A “disturbingly high” number of parents — 1 in 4 — believe that vaccines can cause autism in otherwise healthy children, researchers are reporting Monday.

The finding marks the first time researchers have asked parents about their thoughts on the relationship between vaccines and autism. It comes as part of a wider study on parental perceptions of vaccines published online ahead of the April issue of the journal Pediatrics. The study is based on data collected from a national survey of 1552 parents.

Though some parents have expressed concerns for years about a link between vaccines and autism, it remained unclear until now exactly how pervasive the worries were. The new finding indicates that apprehensions run high, with 23 percent of parents believing that vaccines can cause autism, a statistic that is alarming to researchers who say there’s no credible evidence of a link.

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“It means that the public health community and the medical community isn’t doing a good enough job in providing information to parents to help them understand the risks and benefits to vaccines,” says Dr. Gary L. Freed, director of general pediatrics at the University of Michigan and the lead author of the study.

Widespread concerns about a link between autism and the measles, mumps and rubella, or MMR, vaccine emerged from a now discredited 1998 study conducted by Dr. Andrew Wakefield.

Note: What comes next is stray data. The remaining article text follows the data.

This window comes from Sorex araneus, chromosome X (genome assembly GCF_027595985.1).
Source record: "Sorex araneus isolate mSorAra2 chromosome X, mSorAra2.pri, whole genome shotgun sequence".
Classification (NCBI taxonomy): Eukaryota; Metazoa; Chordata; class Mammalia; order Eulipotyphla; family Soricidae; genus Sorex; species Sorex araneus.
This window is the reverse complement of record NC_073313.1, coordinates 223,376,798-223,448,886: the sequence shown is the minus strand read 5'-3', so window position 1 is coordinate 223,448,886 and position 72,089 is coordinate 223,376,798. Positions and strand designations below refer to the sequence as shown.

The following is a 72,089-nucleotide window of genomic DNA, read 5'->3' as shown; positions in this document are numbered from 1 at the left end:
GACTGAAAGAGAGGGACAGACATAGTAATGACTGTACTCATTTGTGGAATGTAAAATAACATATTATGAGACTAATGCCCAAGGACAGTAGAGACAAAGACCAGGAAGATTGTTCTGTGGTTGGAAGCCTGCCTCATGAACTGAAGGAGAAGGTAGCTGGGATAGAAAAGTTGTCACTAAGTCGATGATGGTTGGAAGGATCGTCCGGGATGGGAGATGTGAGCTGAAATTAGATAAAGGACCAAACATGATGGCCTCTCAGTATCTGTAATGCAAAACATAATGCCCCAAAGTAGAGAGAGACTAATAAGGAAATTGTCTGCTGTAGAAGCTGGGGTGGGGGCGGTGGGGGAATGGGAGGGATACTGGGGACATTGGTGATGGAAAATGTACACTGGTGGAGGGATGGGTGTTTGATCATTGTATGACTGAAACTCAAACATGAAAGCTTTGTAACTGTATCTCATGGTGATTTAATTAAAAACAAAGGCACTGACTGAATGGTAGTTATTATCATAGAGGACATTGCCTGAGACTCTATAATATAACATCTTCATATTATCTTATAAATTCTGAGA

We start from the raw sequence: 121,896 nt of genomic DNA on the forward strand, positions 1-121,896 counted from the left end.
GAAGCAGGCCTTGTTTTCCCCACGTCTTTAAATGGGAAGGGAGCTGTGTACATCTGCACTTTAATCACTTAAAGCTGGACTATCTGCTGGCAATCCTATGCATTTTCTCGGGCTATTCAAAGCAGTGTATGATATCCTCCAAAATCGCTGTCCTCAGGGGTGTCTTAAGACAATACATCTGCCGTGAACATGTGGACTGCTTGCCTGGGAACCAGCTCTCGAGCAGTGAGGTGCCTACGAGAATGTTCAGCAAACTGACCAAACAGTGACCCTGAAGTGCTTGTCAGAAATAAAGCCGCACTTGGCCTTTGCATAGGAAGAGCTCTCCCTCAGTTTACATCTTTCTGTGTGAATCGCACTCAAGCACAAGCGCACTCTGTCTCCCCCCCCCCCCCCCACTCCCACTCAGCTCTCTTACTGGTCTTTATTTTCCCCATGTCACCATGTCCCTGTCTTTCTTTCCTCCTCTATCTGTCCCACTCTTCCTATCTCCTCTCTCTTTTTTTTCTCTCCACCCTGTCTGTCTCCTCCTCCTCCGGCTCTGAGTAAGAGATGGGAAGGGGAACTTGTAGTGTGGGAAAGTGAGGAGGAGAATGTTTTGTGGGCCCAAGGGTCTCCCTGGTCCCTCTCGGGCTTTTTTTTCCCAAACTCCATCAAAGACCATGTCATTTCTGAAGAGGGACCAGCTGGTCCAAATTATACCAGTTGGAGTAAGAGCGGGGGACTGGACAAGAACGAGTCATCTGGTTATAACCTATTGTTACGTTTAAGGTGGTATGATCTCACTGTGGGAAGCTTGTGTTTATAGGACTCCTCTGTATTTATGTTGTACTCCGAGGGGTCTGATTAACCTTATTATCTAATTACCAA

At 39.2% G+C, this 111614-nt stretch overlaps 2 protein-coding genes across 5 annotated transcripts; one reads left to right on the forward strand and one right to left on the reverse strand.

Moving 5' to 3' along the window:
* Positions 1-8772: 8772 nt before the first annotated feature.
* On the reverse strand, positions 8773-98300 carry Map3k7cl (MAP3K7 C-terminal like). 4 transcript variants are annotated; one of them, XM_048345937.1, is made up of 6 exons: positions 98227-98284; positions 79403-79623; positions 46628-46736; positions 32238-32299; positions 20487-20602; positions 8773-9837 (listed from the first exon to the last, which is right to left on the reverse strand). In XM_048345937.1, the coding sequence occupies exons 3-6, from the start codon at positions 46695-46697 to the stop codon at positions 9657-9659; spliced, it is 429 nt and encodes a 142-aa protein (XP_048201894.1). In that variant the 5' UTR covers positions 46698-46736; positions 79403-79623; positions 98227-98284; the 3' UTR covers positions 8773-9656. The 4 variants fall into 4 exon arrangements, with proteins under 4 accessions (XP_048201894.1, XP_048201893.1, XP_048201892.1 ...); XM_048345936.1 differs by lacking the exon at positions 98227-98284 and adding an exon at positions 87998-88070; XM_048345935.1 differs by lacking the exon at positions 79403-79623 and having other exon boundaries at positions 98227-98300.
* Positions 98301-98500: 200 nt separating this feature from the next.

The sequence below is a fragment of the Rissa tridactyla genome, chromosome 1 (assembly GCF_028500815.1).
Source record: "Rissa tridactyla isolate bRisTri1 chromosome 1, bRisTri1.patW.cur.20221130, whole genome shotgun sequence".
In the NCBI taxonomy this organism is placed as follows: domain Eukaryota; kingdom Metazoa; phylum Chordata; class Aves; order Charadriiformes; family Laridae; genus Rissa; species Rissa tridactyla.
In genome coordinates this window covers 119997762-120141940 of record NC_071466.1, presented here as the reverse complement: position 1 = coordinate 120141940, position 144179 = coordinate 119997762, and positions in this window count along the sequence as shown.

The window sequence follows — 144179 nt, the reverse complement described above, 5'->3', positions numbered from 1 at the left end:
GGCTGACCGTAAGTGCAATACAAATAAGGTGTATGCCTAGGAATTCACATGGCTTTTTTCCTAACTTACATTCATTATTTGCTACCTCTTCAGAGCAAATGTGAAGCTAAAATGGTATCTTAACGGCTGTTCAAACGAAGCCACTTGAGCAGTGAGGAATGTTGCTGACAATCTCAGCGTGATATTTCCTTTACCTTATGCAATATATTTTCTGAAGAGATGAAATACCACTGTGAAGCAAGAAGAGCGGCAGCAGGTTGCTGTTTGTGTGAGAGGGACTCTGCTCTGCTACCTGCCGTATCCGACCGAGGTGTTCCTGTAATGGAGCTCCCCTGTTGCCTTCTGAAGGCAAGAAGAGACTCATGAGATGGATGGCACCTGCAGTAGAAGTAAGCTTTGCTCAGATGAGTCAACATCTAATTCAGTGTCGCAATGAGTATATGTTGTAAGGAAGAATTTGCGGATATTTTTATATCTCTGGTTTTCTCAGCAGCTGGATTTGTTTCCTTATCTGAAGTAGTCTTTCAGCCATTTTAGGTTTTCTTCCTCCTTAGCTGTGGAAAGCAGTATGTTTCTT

Numerous studies since found no link between autism and the MMR vaccine. Nonetheless, many parents — cheered on by a handful of celebrities and doctors — remain convinced the two are associated, leading some parents not to vaccinate their children.

Earlier this month, Wakefield’s study was officially retracted from The Lancet, a prominent British medical journal where his findings were initially published. The retraction came after a British medical panel recently determined that the doctor acted “dishonestly and irresponsibly” in conducting his research.

The study published Monday looking at parental beliefs about vaccines was conducted before the Wakefield study was retracted and Freed acknowledges that recent events could have altered parent perceptions.

Despite the high level of parental concern reported in the study, the vast majority of parents do vaccinate their children. Just 11.5 percent of parents said they refused a vaccine that was recommended by their child’s doctor. And in the vast majority of cases, it wasn’t the MMR vaccine that they declined.

Of those who did decline the MMR vaccine, most said they did so because they had read or heard about problems with it.

Even though most parents do end up vaccinating their children, Freed says concerns about vaccines need to be addressed.

“I’m sure there’s a lot of angst that goes along with that concern and that concern can also be translated into either hesitancy or refusal of vaccines that can prevent life threatening diseases in children,” says Freed. “I think that oftentimes we in the health community dance around different issues and perhaps what we really need to do is address specific concerns that parents have in a deliberate way.”

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